A waitress who was sacked for asking for a pay rise has won her unfair dismissal claim and $4,000.
The Fair Work Commission rejected the employer’s argument he sacked the woman because of poor work performance.
Instead, it found the employer unfairly dismissed the worker because her husband asked him to pay his wife the legal Award rate.
Waitress sacked for asking for pay rise
Kailun Lin worked at the Jack’s Noodle restaurant in the northern suburbs of Adelaide since April 2017.
The Commission heard she worked regular shifts on Tuesday and Wednesday nights, averaging 13-hours a week.
For this work, her boss Yujie Liu paid her unlawful flat rates between $10 and $13 an hour.
Lin often worked other shifts as well, which Liu did not record and paid in cash.
Liu failed to pay the lawful rate of $24.41 an hour in 2017/18, and $25.28 an hour by the time he sacked Lin.
Additionally, he failed to pay:
- a casual loading of 25 percent; and
- extra payments to work on Saturdays and at other times.
Husband of sacked waitress asks for pay rise
At the end of her shift in November last year, Lin’s husband Scott Chappell confronted Liu about the wage theft.
In response, Liu told Chappell the business could not afford to pay more.
Consequently, Chappell said his wife will no longer work extra shifts until Liu paid her properly.
Three days later, during her next regular shift, Liu fired Lin.
She told the Commission:
“Mr Liu told me that he was not happy about Scott coming in to see him last week and talking about how I should be paid correctly. He gave me my pay from last week and that day, and told me not to come back to work.
“He talked about how after all his expenses, his salary is lower than mine and then said words to the effect of ‘I am a small business, if you want a higher paid job you should go find a big business.’”
In response, Liu denied he dismissed Lin, but rather temporarily stopped arranging work for her due to serious misconduct.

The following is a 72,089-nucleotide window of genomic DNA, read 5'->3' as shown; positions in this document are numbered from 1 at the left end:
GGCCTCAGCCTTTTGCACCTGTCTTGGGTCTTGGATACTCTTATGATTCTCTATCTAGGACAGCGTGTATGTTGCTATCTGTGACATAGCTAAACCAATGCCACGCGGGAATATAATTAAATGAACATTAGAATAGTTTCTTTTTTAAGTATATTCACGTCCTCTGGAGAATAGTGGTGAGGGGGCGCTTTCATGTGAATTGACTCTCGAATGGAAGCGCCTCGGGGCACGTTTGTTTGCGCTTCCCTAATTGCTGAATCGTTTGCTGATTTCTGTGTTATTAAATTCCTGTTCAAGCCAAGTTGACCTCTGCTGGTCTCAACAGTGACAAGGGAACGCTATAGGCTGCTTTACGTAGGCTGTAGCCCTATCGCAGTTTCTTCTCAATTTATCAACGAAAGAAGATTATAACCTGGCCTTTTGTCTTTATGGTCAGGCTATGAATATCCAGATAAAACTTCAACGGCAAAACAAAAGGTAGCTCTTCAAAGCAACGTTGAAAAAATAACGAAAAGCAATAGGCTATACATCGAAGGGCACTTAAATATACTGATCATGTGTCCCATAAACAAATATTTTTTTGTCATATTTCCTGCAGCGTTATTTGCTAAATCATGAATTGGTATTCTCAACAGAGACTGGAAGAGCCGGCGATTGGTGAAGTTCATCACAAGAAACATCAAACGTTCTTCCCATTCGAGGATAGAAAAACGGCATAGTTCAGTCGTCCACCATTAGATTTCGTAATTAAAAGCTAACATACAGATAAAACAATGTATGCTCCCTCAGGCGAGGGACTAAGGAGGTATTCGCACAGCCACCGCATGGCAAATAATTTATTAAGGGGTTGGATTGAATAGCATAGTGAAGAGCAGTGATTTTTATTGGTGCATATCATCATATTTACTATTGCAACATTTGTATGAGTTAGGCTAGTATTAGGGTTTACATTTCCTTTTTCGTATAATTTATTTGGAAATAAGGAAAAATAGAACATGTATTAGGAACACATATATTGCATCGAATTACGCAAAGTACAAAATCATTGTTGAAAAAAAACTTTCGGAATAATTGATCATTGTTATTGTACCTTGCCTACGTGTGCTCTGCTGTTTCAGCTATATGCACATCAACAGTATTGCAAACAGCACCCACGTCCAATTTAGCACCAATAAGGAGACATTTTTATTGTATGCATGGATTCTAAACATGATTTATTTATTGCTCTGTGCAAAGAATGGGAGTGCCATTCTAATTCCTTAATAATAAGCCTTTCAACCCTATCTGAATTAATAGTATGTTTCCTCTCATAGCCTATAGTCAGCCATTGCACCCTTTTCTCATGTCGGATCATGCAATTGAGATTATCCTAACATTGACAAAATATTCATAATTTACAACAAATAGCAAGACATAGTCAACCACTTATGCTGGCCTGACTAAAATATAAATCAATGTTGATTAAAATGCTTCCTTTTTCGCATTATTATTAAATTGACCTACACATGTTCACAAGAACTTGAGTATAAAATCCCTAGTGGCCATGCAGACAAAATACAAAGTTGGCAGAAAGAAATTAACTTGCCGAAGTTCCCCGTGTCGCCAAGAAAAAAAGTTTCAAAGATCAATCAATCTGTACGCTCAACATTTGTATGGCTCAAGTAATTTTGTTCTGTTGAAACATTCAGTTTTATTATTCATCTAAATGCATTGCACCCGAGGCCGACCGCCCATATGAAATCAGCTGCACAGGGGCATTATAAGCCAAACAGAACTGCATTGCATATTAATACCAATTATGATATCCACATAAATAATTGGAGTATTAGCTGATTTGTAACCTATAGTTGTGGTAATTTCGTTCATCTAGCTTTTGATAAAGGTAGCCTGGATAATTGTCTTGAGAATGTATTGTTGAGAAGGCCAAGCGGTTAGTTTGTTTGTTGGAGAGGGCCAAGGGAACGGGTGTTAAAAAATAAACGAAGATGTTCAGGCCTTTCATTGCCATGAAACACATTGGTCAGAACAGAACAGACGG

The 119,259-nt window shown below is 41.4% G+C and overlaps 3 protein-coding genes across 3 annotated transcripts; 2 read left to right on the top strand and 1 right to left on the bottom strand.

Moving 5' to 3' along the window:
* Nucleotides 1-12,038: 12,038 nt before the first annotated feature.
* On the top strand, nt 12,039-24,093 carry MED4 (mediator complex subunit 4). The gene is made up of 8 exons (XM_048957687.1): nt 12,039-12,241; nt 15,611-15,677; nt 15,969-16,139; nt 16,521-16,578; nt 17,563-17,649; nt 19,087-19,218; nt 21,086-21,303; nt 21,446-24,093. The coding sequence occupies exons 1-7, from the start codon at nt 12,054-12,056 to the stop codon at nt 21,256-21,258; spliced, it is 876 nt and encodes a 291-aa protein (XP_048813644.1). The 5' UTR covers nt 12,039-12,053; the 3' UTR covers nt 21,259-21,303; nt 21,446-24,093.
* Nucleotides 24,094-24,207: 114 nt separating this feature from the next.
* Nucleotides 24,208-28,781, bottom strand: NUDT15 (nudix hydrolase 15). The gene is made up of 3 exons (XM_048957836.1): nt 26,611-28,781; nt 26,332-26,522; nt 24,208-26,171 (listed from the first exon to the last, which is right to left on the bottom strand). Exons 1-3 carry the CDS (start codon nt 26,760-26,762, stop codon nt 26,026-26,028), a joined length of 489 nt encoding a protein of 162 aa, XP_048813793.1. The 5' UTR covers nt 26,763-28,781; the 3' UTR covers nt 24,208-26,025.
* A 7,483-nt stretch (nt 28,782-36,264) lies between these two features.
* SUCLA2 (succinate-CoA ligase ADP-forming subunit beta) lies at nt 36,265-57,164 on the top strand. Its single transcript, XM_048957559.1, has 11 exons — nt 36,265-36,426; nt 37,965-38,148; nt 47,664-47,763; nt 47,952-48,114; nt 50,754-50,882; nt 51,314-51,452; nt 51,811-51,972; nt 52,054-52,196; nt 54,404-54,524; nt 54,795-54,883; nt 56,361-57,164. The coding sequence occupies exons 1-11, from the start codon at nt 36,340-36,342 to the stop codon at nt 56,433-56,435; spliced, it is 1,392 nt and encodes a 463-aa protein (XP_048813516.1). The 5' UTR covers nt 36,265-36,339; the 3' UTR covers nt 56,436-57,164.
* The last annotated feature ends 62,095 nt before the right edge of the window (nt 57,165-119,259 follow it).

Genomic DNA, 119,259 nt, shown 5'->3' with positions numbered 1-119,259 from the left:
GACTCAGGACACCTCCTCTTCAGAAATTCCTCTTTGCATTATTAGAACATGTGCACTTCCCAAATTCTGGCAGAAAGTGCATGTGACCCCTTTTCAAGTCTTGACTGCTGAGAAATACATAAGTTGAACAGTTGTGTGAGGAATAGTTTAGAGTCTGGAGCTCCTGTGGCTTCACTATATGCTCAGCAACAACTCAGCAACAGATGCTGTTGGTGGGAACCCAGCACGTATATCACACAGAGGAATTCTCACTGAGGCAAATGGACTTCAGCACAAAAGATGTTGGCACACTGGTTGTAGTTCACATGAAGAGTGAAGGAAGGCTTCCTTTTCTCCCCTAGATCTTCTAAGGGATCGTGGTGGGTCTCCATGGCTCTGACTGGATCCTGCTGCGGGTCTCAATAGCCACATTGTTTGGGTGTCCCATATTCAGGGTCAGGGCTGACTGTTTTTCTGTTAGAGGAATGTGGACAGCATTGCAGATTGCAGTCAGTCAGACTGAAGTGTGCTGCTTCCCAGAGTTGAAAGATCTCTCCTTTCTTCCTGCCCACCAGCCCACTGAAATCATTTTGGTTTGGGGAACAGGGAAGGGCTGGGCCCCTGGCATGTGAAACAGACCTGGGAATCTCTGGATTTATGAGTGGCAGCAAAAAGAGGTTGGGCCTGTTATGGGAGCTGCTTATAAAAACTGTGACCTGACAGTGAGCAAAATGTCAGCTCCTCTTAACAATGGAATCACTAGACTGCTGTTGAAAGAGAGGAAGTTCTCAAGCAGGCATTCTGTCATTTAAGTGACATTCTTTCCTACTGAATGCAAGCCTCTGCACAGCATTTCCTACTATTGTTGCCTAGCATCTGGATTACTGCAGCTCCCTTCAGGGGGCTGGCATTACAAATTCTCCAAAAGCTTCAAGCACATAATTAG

The alleged misconduct involved:
- poor customer service; and
- attitude arising from “family problems” brought to a head by Chappell attending the workplace to demand an “unwarranted” pay increase.
He argued this caused damage to the reputation, viability and profitability of the business.
Furthermore, the restaurant boss described the unfair dismissal application and Lin’s claim for compensation as “malicious blackmail”.
However, Lin denied any significant work performance matters, or that she had ever received a warning that her employment was in jeopardy.
What the Commission found
Commissioner Peter Hampton found that Lin had been dismissed, and the reason for the dismissal was her husband’s request for a pay rise on her behalf.
“It is clear to me that Mr Liu considered that the approach made by Ms Lin’s husband, combined with his view about their family arrangements (that the husband should go out and get a job and Ms Lin should work for a large business if she wanted to be paid more money), formed the actual reasons for the decision.”
He described Lin’s evidence as “given openly and honestly” and furthermore, found Liu paid her below legal wages.
“I ultimately accept that she was initially paid something in the order of $10.00 per hour with that increasing to $13.00 per hour at the conclusion of employment.”
While Mr Hampton found some allegations of poor customer service against Lin had been substantiated, he concluded they did not constitute a valid reason for dismissal.
Additionally, he found the dismissal had not been consistent with the Small Business Dismissal Code.
As a result, he said he is “satisfied that the dismissal of Ms Lin was harsh, unjust and unreasonable.”
He consequently ordered Jack’s Noodle to pay her $3,944 – the equivalent of twelve weeks pay.
Industrial advocate Miles Heffernan from Fair Work Claims says Ms Lin made the wrong claim.
“The employer dismissed the worker because she exercised a workplace right, namely, asking about her pay or conditions,” he said.
Mr Heffernan says Lin was eligible to make a general protections claim involving dismissal.
“That’s the claim she should have made, instead of an unfair dismissal claim,” he said.
“General protections claims often result in much higher compensation pay outs, and can also attract uncapped penalties for the employer.”
Mr Heffernan says the case is a reminder for sacked workers to seek expert advice before filing a claim.
“But remember, you only have 21-days from the day of your dismissal to file a claim – so don’t delay,” he said.
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